If you shop at all online, you’ll find the few extra seconds it takes to shop through eBates well worth your time.
# 6 – Switch To A Balance Transfer Card
If you have credit card debt, consider switching your debt to a 0% balance transfer card.
If you’re new to the concept, here’s how it works:
Say you’re paying 15% interest on $5,000 of credit card debt or $750 a year.
Instead of continuing to let your debt accumulate on your current card(s), you can transfer your debt to a card where you pay 0% interest for a period of time.
Then, you want to pay off the entire credit card balance before the 0% rate expires.
If you pay a 3% balance transfer fee ($150 total on $5,000 on debt), you’ll save $600 if you’re able to pay off your debt before the 0% rate expires.
One of my favorite balance transfer cards on the market right now is the Wells Fargo Platinum Visa card.
The card has a low balance transfer fee and offers a 0% interest rate for the first 18 months.
# 7 – Use the Ibotta App for Everyday Purchases
The Ibotta app is a great way to get a few dollars back every time you shop at the grocery store.
Ibotta offers cash back on a massive list of items you’re probably already buying like eggs, milk, bread, yogurt, etc. This can be from any one of your favorite brands.
Plus, there are bigger cashback offers on brand name items pending the store. Stores include Walmart, Target, Costco, and most nationwide grocery stores.
It works by just scanning the items and the receipts when you’re done. I’ve used the app for a while and find the 30 or so seconds it takes to well worth the time.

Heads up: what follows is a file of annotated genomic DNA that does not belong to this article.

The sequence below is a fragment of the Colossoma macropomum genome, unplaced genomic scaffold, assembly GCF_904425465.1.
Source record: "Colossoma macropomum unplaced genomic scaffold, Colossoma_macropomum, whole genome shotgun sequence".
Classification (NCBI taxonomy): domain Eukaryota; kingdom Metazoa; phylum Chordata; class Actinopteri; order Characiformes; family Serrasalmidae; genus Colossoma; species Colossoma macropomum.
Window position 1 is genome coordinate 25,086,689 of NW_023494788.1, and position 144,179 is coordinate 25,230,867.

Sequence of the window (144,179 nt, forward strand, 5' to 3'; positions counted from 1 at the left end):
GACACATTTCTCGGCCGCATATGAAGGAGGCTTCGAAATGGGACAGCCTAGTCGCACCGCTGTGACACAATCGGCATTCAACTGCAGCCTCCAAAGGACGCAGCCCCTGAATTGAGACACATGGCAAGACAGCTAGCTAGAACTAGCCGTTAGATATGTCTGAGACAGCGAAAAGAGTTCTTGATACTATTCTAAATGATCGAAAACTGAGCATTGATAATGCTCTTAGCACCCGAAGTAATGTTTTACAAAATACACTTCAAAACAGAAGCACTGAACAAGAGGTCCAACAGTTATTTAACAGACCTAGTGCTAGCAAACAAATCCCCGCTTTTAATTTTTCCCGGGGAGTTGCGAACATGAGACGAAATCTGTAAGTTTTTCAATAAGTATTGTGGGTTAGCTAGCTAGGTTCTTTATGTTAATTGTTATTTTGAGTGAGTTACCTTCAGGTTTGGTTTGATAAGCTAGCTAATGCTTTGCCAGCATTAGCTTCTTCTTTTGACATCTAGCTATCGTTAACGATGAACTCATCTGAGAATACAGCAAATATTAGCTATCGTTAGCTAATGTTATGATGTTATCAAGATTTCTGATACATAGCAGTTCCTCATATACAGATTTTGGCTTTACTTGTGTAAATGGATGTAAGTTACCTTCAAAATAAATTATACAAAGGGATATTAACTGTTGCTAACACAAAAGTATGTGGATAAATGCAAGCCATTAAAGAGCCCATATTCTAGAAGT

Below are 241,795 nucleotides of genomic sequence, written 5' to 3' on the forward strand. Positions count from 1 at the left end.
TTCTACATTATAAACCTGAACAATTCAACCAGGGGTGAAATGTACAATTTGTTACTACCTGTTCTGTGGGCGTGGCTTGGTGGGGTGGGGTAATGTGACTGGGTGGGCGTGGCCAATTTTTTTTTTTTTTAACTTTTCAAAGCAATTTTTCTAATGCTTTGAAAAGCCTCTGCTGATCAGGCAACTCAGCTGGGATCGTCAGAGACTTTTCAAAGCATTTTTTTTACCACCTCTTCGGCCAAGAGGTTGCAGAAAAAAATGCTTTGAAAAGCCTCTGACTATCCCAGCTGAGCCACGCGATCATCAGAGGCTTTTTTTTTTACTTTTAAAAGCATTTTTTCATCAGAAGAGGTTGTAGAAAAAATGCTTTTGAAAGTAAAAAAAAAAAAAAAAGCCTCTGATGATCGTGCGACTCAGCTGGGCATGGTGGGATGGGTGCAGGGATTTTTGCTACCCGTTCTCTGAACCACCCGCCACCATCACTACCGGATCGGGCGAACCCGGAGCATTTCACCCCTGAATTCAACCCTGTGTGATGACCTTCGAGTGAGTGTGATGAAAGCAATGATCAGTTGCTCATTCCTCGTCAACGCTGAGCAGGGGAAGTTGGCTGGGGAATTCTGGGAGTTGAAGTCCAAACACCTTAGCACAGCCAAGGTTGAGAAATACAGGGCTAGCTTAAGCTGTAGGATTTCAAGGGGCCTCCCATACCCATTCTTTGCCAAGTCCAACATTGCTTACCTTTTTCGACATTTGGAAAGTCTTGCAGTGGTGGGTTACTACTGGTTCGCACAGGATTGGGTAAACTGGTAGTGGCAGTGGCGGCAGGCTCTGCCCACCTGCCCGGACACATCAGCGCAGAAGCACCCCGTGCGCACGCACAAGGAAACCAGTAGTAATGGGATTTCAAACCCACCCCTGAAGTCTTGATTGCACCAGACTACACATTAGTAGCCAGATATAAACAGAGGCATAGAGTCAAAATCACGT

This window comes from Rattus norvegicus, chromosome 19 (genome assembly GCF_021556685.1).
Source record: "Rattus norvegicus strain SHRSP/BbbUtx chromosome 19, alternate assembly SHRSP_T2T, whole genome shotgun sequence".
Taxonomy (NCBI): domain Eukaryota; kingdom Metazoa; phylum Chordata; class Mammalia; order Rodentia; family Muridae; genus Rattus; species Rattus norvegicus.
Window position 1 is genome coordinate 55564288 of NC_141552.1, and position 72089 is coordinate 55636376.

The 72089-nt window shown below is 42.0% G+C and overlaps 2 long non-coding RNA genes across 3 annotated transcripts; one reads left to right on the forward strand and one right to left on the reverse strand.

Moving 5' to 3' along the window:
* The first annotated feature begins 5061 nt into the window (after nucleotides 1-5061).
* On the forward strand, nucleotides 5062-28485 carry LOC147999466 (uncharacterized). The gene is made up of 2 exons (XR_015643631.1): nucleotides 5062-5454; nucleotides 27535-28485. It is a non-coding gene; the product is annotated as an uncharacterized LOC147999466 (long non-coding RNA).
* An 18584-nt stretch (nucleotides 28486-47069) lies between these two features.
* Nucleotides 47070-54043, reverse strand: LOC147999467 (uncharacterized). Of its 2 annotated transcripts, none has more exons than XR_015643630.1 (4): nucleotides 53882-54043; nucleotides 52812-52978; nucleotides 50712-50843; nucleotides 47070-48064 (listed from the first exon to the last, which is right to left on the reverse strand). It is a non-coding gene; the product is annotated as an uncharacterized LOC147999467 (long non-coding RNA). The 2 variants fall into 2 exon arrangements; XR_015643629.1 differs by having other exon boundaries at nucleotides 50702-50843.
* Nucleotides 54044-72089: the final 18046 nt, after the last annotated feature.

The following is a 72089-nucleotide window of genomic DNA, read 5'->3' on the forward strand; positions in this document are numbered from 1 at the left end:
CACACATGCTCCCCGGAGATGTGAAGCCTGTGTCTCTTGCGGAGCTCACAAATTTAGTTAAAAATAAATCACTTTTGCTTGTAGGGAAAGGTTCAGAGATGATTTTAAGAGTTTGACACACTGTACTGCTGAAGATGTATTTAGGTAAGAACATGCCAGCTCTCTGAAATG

Ibotta offers a generous signup bonus and an effortless way to earn your first $20, which is deposited into your PayPal or Venmo account.
# 8 – An Easy Way to Earn a $20 Amazon Gift Card
Personal Capital, the free finance tracking app with a 4.7 rating & 5K+ reviews (available for both Android vs iOS) is offering a free $20 gift card for new users. To qualify, you’ll need to link an investment account, e.g. IRA, 401(k), brokerage, etc… And since this is a referral program, I’ll also get $20 when you join (so thanks)!
After you sign up, you’ll want to check out Personal Capital’s Investment Checkup Tool. With this free tool, you can compare your current portfolio allocation to the ideal target allocation designed to minimize risk and maximize returns to meet your financial goals.
# 9 – Shop Your Home & Auto Insurance
Insurance rates are always going up, so it’s never a bad idea to lock in your rate now.
You’ll also like to know, rates from one insurance company to another can sometimes vary up to 50%.
That’s why it’s smart to check your rates at least once a year.
The easiest type of insurance to shop is your auto.
Use a site like Esurance, which takes only a few minutes to get a quote to see if you can save.
# 10 – Is Your 401(k) A Rip-Off? One Easy Way To Tell
Have a 401(k)?
You then may be shocked to learn how much you’re paying in 401(k) fees. Take this example, direct from the U.S. Department of Labor:
“Assume you are an employee with 35 years until retirement and a current 401k account balance of $25,000. If returns on investments in your account over the next 35 years average 7 percent and fees and expenses reduce your average returns by 0.5 percent, your account balance will grow to $227,000 at retirement, even if there are no further contributions to your account. If fees and expenses are 1.5 percent, however, your account balance will grow to only $163,000. The 1 percent difference in fees and expenses would reduce your account balance at retirement by 28 percent.”
With what could be over six-figures at stake, minimizing 401(k) fees is one of the most important financial moves of your life.
Where can you start?
Start with Blooom — a free tool that helps you uncover unnecessary hidden fees in your 401(k).
All you do is link up Blooom with your retirement account–then Blooom helps you uncover precisely what you’re paying in fees.